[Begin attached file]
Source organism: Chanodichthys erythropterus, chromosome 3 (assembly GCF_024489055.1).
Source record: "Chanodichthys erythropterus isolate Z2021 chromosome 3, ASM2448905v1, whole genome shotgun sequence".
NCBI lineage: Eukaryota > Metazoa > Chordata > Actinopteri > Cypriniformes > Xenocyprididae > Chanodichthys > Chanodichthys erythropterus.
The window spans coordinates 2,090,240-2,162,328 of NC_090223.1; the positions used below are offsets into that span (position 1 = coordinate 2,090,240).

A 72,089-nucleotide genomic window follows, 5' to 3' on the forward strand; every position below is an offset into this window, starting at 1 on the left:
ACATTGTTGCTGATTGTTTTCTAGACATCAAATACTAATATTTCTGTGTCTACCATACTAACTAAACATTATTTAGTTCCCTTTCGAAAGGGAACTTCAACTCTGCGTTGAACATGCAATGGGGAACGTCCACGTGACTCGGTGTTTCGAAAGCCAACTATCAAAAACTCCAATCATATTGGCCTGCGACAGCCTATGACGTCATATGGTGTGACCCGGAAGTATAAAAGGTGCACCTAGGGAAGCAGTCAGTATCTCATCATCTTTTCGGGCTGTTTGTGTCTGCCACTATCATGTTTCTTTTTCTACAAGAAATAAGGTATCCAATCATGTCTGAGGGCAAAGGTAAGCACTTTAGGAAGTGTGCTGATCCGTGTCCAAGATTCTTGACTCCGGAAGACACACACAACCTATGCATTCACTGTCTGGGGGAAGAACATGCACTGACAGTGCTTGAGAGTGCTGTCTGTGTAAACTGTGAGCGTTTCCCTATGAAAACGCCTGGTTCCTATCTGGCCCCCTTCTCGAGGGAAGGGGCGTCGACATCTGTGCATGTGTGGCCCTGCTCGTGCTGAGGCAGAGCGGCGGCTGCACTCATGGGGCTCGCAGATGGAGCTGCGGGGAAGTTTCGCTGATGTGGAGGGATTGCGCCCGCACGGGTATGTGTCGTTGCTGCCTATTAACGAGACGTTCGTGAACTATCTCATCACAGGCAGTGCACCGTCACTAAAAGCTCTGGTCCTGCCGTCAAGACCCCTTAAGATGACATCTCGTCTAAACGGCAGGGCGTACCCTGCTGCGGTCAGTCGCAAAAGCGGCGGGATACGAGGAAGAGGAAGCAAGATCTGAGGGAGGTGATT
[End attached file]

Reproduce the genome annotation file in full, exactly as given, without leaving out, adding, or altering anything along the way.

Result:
Source organism: Chanodichthys erythropterus, chromosome 3 (assembly GCF_024489055.1).
Source record: "Chanodichthys erythropterus isolate Z2021 chromosome 3, ASM2448905v1, whole genome shotgun sequence".
NCBI lineage: Eukaryota > Metazoa > Chordata > Actinopteri > Cypriniformes > Xenocyprididae > Chanodichthys > Chanodichthys erythropterus.
The window spans coordinates 2,090,240-2,162,328 of NC_090223.1; the positions used below are offsets into that span (position 1 = coordinate 2,090,240).

A 72,089-nucleotide genomic window follows, 5' to 3' on the forward strand; every position below is an offset into this window, starting at 1 on the left:
ACATTGTTGCTGATTGTTTTCTAGACATCAAATACTAATATTTCTGTGTCTACCATACTAACTAAACATTATTTAGTTCCCTTTCGAAAGGGAACTTCAACTCTGCGTTGAACATGCAATGGGGAACGTCCACGTGACTCGGTGTTTCGAAAGCCAACTATCAAAAACTCCAATCATATTGGCCTGCGACAGCCTATGACGTCATATGGTGTGACCCGGAAGTATAAAAGGTGCACCTAGGGAAGCAGTCAGTATCTCATCATCTTTTCGGGCTGTTTGTGTCTGCCACTATCATGTTTCTTTTTCTACAAGAAATAAGGTATCCAATCATGTCTGAGGGCAAAGGTAAGCACTTTAGGAAGTGTGCTGATCCGTGTCCAAGATTCTTGACTCCGGAAGACACACACAACCTATGCATTCACTGTCTGGGGGAAGAACATGCACTGACAGTGCTTGAGAGTGCTGTCTGTGTAAACTGTGAGCGTTTCCCTATGAAAACGCCTGGTTCCTATCTGGCCCCCTTCTCGAGGGAAGGGGCGTCGACATCTGTGCATGTGTGGCCCTGCTCGTGCTGAGGCAGAGCGGCGGCTGCACTCATGGGGCTCGCAGATGGAGCTGCGGGGAAGTTTCGCTGATGTGGAGGGATTGCGCCCGCACGGGTATGTGTCGTTGCTGCCTATTAACGAGACGTTCGTGAACTATCTCATCACAGGCAGTGCACCGTCACTAAAAGCTCTGGTCCTGCCGTCAAGACCCCTTAAGATGACATCTCGTCTAAACGGCAGGGCGTACCCTGCTGCGGTCAGTCGCAAAAGCGGCGGGATACGAGGAAGAGGAAGCAAGATCTGAGGGAGGTGATT